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In This Issue
 White Meritage Don't try to pronounce it, just drink it.
 Cosentino 2000 "The Novelist" California Meritage ($9.99) Sauvignon Blanc, Semillon and oak in a muscular New World white.
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White Meritage

Curiously enough, one of the most frequently mispronounced wine words is not French but English. But it looks French, and therein lies the problem.

"Meritage," a registered trademark coined as a contest entry in 1988, is intended to rhyme with "Heritage," but that doesn't deter many wine experts from giving it a French twist as "Mehr-uh-TAHJ." True confessions: I have to fight a tendency to do this, myself.

Where did the name come from? Back in the 1980s, frustrated by the lack of what lawyers call a "term of art" for wines made from the traditional blends of Bordeaux grapes, a group of American wine producers banded together to come up with a name - and a procedure to control its use.

Following a widely publicized contest (with a cellar full of fine California wine as first prize), they selected "Meritage" (based on "merit" and "heritage") and formed a non-profit consortium, The Meritage Society (later renamed Meritage Association) to promote it. The organization took pains to point out that Meritage is not a French word ... and wine enthusiasts immediately started mispronouncing it.

U.S. wineries that wish to use the proprietary name "Meritage" must obtain a license from the association (for an annual charge of $1 for every case of Meritage wine they produce), and may use it only on wines that meet specific criteria:

  • Red Meritage must consist of two or more of the following varieties: Cabernet Sauvignon, Merlot, Cabernet Franc, Malbec, Petit Verdot, St. Macaire, Gros Verdot and Carmenere. No single variety may make up more than 90 percent of the blend.
  • White Meritage is made from a blend of two or more of the following varieties: Sauvignon Blanc, Semillon and Sauvignon Vert. No single variety may make up more than 90 percent of the blend.

Although the name and the notion endured some sniping and inevitable parody at the time, the concept stuck, even if the pronunciation didn't. "Meritage" is in wide use today, with well over 100 licensed wineries in 13 U.S. states and Canada; and in the ultimate unintended compliment, there's a growing tendency - particularly on restaurant wine lists - toward its use as a generic term for blended wines. (Just don't let the Society's lawyers catch you doing that.)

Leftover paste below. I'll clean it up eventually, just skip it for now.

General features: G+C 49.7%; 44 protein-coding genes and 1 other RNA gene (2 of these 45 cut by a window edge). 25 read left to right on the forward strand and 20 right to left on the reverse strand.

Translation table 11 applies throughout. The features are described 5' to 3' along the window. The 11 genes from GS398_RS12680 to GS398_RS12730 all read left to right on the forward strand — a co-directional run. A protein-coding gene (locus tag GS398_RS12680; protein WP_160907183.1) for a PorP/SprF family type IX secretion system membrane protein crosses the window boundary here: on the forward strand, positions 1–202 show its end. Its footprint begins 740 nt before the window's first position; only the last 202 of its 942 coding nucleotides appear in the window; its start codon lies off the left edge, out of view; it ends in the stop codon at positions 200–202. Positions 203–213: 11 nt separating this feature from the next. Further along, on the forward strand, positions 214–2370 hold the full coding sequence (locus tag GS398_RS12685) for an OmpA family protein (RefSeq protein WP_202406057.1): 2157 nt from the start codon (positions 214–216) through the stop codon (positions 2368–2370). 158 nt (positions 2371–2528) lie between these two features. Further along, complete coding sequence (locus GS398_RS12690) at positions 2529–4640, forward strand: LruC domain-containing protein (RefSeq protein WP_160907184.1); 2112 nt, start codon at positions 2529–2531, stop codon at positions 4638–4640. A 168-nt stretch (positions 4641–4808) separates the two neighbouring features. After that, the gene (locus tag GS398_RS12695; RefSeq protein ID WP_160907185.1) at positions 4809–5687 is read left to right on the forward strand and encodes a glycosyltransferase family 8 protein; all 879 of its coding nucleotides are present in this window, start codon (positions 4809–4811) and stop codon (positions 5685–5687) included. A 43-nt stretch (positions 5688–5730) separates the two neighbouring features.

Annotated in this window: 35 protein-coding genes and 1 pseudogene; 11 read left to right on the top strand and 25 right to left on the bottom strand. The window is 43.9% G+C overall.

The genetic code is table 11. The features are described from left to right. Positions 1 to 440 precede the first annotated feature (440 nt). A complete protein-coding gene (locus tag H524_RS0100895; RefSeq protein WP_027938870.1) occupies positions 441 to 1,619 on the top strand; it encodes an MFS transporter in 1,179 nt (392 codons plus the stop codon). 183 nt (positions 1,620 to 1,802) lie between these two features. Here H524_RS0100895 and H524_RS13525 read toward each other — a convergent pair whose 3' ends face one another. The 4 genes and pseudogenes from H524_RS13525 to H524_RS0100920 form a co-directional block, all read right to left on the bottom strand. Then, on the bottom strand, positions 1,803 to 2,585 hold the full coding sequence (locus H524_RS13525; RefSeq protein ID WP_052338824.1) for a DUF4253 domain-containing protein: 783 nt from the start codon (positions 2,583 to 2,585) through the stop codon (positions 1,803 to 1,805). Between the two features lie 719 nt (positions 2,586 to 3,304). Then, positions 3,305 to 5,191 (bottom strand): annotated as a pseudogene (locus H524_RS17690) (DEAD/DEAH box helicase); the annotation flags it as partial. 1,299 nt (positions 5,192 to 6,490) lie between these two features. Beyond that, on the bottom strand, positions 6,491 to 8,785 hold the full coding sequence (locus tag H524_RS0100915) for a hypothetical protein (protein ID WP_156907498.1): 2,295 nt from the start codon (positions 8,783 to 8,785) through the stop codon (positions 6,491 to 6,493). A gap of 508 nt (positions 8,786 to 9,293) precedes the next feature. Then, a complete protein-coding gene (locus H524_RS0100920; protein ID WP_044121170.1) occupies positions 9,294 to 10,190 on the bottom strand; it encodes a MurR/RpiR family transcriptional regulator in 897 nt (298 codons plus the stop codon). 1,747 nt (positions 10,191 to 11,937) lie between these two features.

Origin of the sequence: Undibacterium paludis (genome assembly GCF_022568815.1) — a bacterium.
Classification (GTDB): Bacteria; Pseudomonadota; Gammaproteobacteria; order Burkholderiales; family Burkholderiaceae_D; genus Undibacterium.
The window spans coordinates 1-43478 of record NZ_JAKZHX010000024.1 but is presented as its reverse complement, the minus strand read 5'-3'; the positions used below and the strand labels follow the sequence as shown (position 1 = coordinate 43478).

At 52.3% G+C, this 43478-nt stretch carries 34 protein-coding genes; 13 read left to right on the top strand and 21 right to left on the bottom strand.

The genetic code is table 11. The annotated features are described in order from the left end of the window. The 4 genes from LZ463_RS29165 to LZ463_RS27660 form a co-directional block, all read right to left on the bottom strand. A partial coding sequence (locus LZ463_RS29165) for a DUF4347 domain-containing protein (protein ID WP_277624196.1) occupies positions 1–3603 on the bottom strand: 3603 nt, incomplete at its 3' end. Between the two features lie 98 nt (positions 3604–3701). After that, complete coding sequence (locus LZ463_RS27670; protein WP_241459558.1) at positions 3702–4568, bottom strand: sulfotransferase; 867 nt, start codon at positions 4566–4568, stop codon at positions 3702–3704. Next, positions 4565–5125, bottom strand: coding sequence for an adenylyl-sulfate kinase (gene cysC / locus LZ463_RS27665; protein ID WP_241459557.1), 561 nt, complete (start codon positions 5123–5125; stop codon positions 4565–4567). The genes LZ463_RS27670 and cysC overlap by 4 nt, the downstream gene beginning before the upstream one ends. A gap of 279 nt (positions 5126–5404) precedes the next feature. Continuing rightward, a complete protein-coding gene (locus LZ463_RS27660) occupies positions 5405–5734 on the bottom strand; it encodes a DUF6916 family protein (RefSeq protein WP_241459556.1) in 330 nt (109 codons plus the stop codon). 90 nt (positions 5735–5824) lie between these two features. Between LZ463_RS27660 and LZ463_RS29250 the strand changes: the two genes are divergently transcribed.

Although most of us probably think of Meritage wines as red Cabernet and Merlot-based blends, there's plenty of white Meritage around as well. Today's tasting report features one, from Cosentino in Napa. A muscular, oaky white blend, it's a long way from Bordeaux, but it's a big mouthful of white wine if that's your style.

Talk about this and other wine-related topics in our Wine Lovers' Discussion Group, where you're always welcome to participate in the online wine conversations. To join in an interactive round-table online discussion on today's article, click to

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Cosentino Cosentino 2000 "The Novelist" California Meritage ($9.99)

This pale-gold wine's ripe aromas focus on white fruit, ripe melons and juicy pineapple. Tropical fruit and buttery oak come together on the palate with full body and a rich mouthfeel, bolstered by 14.5 percent alcohol, startlingly powerful for a white. It's made from 80 percent Sauvignon Blanc and 20 percent Semillon, but frankly seems more akin to a New World Chardonnay than a Bordeaux-style blend in flavor except for its saving grace, a crisp, steely acidity that provides a sturdy structure. (March 8, 2004)

FOOD MATCH: This is the kind of big and strong white wine that needs a sturdy companion. I would avoid seafood or fish in favor of poultry, pork or robust cheese dishes. We paired it with a hearty vegetarian dish, cauliflower and penne pasta in a creamy sauce of strong Swiss Gruyere Reserve cheese laced with Dijon mustard.

VALUE: An idiosyncratic wine, but it's hard to quibble about the $10 price point if you like this style. Shop with care, however, and compare prices, as Web searching revails some rapacious pricing.

WHEN TO DRINK: It's hard to predict whether it will evolve with time, but big fruit and potent alcohol should preserve it for several years under good storage conditions.

WEB LINK: Cosentino's Website is here:

FIND THIS WINE ONLINE: Check prices and find vendors for Cosentino "The Novelist" on

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All the wine-tasting reports posted here are consumer-oriented. In order to maintain objectivity and avoid conflicts of interest, I purchase all the wines I rate at my own expense in retail stores and accept no samples, gifts or other gratuities from the wine industry.

Friday, March 12, 2004
Copyright 2004 by Robin Garr. All rights reserved.

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